Posh Arkansas Graveler tour to cross state in 2024
"Arkansas Traveler" lyric: "Hey farmer! Where does this road go?"
- The updated answer: "Don't know, but I'm fixin' to find out on this here bicycle."
What's happening: A group of cyclists, event organizers, politicians and Arkansas tourism staff announced the route of the inaugural Arkansas Graveler off-road cycling tour Thursday.
Why it matters: The 336-mile, fully supported event will be the first of its kind in the U.S. Catering to a crowd who want to grind all day but enjoy craft beer and chef-curated meals in camp, it has the potential to draw new visitors to the state.
- And growing the economy through tourism is a priority for Gov. Sarah Huckabee Sanders, who appointed first gentleman Bryan Sanders to head the Natural State Advisory Council earlier this year.
- Bryan Sanders wants to double the economic impact of the state's tourism within 10 years. Ways to measure the impact vary, but visitors spent $8 billion in Arkansas during 2021, according to the state tourism agency.
- And riding a bike across a state is a thing. RAGBRAI, the Register's Annual Great Bicycle Ride Across Iowa, celebrated its 50th anniversary this year with thousands of participants, and similar events — Bike Across Kansas and Oklahoma FreeWheel — have been moderately successful.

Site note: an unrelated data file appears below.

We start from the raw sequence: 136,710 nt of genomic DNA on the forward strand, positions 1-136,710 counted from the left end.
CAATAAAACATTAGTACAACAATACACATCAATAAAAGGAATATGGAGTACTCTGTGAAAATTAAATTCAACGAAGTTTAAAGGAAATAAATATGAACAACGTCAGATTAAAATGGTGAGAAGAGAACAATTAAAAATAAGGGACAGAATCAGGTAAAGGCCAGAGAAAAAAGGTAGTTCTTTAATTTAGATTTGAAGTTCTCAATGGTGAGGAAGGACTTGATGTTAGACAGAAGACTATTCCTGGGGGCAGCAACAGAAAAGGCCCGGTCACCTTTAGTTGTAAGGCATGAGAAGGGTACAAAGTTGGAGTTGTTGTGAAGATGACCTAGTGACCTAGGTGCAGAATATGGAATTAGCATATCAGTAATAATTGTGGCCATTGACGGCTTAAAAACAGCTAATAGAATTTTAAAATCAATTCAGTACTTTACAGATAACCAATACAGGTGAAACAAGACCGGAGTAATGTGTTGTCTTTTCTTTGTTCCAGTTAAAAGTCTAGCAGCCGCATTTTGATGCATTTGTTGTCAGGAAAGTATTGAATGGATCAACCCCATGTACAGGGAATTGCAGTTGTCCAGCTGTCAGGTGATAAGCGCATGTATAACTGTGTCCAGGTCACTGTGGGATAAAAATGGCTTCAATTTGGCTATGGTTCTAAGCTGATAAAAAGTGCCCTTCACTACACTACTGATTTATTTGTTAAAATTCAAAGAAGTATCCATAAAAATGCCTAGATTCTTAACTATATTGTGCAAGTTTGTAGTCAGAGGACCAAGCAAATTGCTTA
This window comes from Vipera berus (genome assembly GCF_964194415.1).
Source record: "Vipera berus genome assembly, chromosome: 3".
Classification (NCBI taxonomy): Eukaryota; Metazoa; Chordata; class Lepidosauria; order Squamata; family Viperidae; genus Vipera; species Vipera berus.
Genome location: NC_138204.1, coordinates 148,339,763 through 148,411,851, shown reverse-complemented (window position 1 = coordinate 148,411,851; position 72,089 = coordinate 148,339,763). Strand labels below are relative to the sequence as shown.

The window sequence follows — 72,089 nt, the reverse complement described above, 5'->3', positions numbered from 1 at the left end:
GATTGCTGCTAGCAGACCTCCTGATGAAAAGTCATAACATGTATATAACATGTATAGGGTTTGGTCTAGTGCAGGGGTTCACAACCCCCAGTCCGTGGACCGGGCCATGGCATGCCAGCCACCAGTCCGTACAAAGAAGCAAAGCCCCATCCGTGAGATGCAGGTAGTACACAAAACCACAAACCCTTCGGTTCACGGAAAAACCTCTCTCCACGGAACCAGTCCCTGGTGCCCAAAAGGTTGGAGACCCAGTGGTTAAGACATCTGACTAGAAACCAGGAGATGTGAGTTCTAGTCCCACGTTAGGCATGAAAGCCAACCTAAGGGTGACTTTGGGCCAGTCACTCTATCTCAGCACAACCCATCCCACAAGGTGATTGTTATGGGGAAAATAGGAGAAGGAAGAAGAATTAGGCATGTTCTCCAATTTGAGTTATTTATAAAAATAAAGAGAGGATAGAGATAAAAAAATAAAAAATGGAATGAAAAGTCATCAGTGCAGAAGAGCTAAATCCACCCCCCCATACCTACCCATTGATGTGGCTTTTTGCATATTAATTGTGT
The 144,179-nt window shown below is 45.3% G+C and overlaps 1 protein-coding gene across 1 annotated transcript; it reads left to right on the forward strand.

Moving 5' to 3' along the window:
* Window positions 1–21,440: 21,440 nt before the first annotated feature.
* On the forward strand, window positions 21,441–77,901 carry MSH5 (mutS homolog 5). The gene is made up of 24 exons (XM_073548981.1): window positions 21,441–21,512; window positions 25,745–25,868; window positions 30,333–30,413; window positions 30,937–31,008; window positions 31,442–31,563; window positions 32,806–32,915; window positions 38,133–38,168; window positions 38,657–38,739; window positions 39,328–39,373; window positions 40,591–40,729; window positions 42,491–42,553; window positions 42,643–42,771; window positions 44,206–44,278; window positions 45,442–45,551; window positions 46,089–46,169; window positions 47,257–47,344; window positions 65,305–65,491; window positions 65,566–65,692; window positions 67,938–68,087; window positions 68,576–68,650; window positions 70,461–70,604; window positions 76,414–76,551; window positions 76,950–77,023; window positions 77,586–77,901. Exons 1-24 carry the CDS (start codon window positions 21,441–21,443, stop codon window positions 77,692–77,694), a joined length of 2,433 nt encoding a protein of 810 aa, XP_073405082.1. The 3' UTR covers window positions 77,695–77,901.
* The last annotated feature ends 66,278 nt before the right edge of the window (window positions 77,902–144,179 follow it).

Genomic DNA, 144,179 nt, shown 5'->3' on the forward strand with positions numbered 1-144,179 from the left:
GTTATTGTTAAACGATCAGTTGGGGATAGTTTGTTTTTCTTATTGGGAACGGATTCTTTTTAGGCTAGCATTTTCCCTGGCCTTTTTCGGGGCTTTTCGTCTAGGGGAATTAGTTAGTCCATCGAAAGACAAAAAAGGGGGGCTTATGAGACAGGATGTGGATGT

Details: The inaugural Arkansas Graveler will start at the University of Arkansas campus in Fayetteville next June 23 and end at Arkansas State University in Jonesboro on June 29.
- Daily rides are 40-70 miles with camp spots in Oark, Jasper, Marshall, Mountain View and Cave City.
- Terrain flattens out as riders travel east, but there's roughly a 24,000-foot elevation change throughout.
- Riders' bags will be carried forward to each site by the event; a shuttle back to Fayetteville will be available in Jonesboro.
- Medical and mechanical support will be available.
- The event is touted as a gravel ride, but it'll be about a 50/50 split of paved surfaces on mostly rural roads, event director Scotti Lechuga told Axios.
The cool stuff: Breakfast and coffee will be served each morning, as well as dinner each evening using locally sourced fare. A shower station and live music also are on tap.
- Details are still forthcoming, but planned rest stops have built-in chances to enjoy fishing or try your hand at archery.
The event is produced by the Ozark Foundation, a nonprofit focused on outdoor recreation in the state.
The bottom line: The six-day tour will cost $950; a one-day "mini graveler" is $245.
What's next: Registration opens Jan. 1.
- Lechuga thinks the 400 available spots will go fast.
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